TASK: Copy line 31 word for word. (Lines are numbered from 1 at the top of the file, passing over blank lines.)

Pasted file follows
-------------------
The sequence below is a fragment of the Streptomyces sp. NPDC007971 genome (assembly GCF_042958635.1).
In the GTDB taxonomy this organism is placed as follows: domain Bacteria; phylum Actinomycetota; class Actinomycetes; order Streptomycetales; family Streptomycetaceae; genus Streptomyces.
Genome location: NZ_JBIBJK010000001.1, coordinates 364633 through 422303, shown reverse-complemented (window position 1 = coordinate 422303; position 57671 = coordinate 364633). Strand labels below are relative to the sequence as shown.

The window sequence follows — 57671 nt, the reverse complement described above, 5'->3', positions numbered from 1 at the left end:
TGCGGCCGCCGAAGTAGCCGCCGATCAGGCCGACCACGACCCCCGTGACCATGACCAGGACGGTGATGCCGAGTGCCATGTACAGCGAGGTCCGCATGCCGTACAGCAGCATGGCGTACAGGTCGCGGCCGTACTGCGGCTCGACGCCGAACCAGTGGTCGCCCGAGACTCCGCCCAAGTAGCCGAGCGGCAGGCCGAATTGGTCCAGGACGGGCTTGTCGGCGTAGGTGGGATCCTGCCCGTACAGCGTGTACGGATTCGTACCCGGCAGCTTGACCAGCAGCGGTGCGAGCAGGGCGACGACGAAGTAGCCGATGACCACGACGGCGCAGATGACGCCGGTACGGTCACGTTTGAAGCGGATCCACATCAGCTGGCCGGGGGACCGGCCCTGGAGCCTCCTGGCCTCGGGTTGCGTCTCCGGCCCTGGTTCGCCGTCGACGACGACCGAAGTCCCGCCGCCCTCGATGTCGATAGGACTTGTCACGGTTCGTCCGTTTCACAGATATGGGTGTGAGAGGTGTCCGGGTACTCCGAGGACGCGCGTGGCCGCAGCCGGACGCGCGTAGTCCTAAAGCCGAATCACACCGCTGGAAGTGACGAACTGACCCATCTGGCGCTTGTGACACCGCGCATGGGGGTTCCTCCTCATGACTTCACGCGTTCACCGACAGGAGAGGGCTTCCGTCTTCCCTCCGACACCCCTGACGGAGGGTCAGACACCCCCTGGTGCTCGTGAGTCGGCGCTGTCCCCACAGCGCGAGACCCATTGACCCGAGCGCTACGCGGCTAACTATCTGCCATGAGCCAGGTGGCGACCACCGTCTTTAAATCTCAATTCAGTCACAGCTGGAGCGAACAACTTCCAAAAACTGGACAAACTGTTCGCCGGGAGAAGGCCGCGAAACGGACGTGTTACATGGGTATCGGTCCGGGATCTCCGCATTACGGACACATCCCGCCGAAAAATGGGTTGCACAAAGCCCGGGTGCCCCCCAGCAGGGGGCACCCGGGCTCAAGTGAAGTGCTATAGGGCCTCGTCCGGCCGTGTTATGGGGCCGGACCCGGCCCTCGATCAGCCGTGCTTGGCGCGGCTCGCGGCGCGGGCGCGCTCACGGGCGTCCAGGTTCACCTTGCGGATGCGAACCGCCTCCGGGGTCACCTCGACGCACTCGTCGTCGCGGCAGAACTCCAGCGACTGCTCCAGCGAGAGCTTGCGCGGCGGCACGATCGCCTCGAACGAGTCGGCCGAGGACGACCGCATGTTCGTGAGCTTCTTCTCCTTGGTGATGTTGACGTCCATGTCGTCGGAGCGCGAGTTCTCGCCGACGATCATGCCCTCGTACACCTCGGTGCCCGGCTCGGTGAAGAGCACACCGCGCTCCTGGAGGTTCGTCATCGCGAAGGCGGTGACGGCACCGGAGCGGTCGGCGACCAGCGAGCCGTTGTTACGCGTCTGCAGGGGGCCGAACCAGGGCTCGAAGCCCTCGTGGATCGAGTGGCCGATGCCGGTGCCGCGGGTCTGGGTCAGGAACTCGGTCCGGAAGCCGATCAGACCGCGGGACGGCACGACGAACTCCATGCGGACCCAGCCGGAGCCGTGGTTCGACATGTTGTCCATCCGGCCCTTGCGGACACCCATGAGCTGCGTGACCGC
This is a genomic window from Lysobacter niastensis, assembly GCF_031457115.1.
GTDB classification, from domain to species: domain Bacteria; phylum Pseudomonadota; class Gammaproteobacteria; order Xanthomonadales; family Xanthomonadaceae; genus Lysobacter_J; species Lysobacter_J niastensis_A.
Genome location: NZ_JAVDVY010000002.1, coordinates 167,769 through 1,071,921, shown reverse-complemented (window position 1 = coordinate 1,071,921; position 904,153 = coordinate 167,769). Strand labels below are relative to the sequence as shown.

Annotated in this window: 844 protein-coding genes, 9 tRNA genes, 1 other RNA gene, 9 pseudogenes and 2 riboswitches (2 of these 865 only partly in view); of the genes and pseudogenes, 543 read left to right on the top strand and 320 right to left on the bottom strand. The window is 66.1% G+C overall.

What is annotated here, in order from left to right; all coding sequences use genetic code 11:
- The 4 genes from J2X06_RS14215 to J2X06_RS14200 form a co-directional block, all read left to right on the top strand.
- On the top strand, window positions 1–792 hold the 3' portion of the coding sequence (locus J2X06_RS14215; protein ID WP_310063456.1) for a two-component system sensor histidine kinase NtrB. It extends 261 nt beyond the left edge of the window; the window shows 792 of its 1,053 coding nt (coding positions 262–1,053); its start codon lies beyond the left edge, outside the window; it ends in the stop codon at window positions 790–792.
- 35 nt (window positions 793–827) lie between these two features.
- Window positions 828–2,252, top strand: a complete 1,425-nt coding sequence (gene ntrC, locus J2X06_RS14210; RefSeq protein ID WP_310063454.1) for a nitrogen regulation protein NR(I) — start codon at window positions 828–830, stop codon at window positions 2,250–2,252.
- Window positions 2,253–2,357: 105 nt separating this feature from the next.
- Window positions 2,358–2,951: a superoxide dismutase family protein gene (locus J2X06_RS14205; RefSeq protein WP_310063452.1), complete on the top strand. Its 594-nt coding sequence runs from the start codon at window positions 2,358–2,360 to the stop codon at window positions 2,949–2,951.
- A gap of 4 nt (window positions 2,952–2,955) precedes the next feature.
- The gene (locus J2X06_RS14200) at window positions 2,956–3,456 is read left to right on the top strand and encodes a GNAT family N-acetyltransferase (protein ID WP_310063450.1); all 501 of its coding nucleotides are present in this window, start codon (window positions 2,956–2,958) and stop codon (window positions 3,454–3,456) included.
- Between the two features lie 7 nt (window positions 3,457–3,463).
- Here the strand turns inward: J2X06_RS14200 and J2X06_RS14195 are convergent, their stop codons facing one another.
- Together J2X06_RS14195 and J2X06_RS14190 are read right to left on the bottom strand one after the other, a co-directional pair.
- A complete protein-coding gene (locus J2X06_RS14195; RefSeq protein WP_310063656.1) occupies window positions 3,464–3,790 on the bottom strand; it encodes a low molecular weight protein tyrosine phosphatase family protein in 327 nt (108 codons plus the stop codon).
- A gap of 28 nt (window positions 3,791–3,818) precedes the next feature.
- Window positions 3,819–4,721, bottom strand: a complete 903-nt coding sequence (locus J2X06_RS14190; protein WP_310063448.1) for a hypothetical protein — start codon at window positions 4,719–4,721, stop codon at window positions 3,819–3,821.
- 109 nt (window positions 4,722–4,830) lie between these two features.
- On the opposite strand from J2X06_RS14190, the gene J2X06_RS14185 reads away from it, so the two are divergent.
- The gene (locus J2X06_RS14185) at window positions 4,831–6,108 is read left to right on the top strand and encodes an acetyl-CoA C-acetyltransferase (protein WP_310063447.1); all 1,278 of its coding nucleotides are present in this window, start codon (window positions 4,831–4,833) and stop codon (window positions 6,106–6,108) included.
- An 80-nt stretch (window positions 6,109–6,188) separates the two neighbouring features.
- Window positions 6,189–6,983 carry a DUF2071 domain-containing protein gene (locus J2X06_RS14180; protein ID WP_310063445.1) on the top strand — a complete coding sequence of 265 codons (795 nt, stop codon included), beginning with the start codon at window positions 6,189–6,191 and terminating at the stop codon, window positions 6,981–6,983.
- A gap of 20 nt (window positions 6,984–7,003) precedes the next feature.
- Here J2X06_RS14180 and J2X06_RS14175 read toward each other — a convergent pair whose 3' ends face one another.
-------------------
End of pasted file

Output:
- Here J2X06_RS14180 and J2X06_RS14175 read toward each other — a convergent pair whose 3' ends face one another.